Both vessels have deck and engineering departments that work closely together to keep the ship operating. They are, however, managed very differently from each other. On the destroyer the officers are not specialized seafarers, engineers, weaponeers, etc. and as such are rotated through various departments and jobs in the course of their careers. On the MSC ship there is only vertical movement between jobs, and although there are fewer departments, there is no lateral crossover between them. The officers who work on the bridge have been trained from the beginning of their careers to be deck officers, with the same being true for the engineers. This type of specialization within the officer ranks is typical on merchant vessels, as well as in many foreign navies, and allows the vessel to operate with much smaller officer complements.
The benefits of this type of system are obvious, with the captain generally regarded as the best seaman on the ship — literally a master mariner — and the chief engineer considered the most capable engineer on board and the expert on all things mechanical. This is no hollow boast, as merchant ships don’t have CPOs with expertise in specific areas. The officers on board the MSC oiler have separate career paths but are equal in rank and pay as they move up their respective ladders.
The CO of our destroyer is a graduate of the U.S. Naval Academy, holds the rank of commander, and has had a typical naval career. He spent his early years after graduation at various schools and at sea qualifying as a surface warfare officer. The ensuing years were spent rotating be- tween sea and shore assignments with the ultimate goal of screening for command. He spent the last six years before taking command of the destroyer in required staff and joint assignments ashore — three years as part of a destroyer/cruiser squadron staff, and three more working at the Pentagon.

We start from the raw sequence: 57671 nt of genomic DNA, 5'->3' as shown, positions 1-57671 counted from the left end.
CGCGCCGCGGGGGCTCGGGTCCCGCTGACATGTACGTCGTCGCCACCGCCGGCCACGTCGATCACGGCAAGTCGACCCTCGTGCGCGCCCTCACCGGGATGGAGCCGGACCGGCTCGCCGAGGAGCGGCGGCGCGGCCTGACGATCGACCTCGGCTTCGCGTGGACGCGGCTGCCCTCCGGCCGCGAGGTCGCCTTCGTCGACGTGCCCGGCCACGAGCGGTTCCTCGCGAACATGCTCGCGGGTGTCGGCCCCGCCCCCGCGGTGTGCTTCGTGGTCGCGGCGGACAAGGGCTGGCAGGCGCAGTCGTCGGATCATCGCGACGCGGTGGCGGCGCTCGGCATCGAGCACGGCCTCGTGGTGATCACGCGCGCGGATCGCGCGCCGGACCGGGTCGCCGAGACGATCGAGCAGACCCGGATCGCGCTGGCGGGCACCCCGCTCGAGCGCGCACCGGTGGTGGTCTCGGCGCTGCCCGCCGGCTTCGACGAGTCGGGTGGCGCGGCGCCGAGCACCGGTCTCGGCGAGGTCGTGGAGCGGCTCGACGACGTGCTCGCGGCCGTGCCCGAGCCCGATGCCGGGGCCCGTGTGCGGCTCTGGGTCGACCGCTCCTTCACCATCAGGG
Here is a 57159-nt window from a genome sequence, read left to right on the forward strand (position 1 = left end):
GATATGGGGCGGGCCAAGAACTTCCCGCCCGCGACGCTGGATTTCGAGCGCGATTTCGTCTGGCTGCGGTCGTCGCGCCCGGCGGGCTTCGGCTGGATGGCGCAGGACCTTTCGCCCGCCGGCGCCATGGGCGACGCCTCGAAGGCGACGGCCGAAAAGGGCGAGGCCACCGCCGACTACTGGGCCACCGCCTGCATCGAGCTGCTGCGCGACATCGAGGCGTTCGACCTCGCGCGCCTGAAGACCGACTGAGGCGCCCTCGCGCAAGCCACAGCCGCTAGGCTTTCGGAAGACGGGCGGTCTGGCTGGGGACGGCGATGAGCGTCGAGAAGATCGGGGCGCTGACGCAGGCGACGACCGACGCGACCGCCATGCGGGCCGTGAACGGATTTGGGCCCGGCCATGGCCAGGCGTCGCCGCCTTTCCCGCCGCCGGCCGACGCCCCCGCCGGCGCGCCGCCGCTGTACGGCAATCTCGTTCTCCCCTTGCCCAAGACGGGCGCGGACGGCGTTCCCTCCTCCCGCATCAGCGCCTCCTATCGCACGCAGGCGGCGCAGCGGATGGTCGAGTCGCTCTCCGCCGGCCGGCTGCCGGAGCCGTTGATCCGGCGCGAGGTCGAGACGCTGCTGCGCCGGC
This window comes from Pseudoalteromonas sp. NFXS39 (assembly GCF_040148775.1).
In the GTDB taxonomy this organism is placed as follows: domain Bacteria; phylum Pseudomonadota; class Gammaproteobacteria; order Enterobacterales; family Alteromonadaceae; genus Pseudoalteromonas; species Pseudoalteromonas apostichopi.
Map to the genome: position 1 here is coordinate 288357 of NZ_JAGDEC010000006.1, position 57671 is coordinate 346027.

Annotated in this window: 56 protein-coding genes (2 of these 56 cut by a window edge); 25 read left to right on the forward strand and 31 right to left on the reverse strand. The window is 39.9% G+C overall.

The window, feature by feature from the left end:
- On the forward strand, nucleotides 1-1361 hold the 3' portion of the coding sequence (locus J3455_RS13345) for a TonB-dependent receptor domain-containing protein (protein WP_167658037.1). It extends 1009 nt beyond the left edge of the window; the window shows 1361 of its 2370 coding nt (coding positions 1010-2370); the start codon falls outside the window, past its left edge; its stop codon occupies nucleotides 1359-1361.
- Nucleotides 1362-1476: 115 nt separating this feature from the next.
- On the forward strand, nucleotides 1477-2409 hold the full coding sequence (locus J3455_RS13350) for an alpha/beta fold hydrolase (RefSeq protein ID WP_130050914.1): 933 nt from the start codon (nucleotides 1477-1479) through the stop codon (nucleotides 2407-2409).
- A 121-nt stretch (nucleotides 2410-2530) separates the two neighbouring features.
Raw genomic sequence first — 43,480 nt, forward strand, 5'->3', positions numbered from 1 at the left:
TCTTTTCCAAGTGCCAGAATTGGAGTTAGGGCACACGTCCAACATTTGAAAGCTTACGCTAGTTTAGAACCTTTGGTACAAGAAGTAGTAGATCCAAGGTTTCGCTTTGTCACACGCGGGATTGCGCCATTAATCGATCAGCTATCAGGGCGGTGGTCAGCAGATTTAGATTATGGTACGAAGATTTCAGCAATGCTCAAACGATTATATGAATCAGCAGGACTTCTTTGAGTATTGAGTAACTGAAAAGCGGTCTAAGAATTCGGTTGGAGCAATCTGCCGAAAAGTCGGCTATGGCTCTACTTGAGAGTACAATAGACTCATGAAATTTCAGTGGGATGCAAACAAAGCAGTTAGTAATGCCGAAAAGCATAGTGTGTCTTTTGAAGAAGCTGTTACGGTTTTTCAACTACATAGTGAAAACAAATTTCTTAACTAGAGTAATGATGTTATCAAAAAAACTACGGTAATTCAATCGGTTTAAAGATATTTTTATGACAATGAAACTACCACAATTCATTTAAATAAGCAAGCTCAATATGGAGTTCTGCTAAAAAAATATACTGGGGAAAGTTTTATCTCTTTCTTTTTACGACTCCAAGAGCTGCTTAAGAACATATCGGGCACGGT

Ironically, the demands placed on him to reach this point in his career left him ill-prepared to head directly back to sea or face the unforgiving, fluid decision-making environment into which he was thrust. Instead of relying on experience to guide him, initially, he was completely dependent on the expertise and training of his officers and crew.
Presently, he is at the tail end of an 18-month assignment as CO afloat and is wrapping up a six-month deployment, which took him to the Persian Gulf and various Mediterranean ports in support of U.S. operations in the region. At this point he is becoming comfortable and confident with his position, his ship, and his crew, and with a little bit of luck the trip back to Norfolk will be uneventful. Shortly thereafter he will hand over command to his successor, and a new CO cycle will begin on this ship.